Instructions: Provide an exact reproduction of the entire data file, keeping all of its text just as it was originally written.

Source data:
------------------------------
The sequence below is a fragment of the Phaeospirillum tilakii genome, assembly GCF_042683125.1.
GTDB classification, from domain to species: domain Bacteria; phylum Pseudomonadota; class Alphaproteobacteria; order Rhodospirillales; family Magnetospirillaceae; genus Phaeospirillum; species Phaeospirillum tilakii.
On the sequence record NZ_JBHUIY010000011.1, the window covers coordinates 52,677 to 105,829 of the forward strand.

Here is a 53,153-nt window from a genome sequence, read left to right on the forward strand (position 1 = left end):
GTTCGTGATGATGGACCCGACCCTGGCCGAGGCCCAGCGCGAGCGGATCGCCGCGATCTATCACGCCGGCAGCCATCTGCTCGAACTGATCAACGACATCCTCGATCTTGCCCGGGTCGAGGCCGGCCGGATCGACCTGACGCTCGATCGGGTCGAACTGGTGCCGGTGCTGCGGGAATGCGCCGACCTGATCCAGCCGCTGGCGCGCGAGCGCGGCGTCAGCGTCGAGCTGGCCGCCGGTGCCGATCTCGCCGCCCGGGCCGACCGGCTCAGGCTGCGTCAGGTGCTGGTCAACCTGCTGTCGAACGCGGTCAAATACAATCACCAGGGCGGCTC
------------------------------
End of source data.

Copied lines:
The sequence below is a fragment of the Phaeospirillum tilakii genome, assembly GCF_042683125.1.
GTDB classification, from domain to species: domain Bacteria; phylum Pseudomonadota; class Alphaproteobacteria; order Rhodospirillales; family Magnetospirillaceae; genus Phaeospirillum; species Phaeospirillum tilakii.
On the sequence record NZ_JBHUIY010000011.1, the window covers coordinates 52,677 to 105,829 of the forward strand.

Here is a 53,153-nt window from a genome sequence, read left to right on the forward strand (position 1 = left end):
GTTCGTGATGATGGACCCGACCCTGGCCGAGGCCCAGCGCGAGCGGATCGCCGCGATCTATCACGCCGGCAGCCATCTGCTCGAACTGATCAACGACATCCTCGATCTTGCCCGGGTCGAGGCCGGCCGGATCGACCTGACGCTCGATCGGGTCGAACTGGTGCCGGTGCTGCGGGAATGCGCCGACCTGATCCAGCCGCTGGCGCGCGAGCGCGGCGTCAGCGTCGAGCTGGCCGCCGGTGCCGATCTCGCCGCCCGGGCCGACCGGCTCAGGCTGCGTCAGGTGCTGGTCAACCTGCTGTCGAACGCGGTCAAATACAATCACCAGGGCGGCTC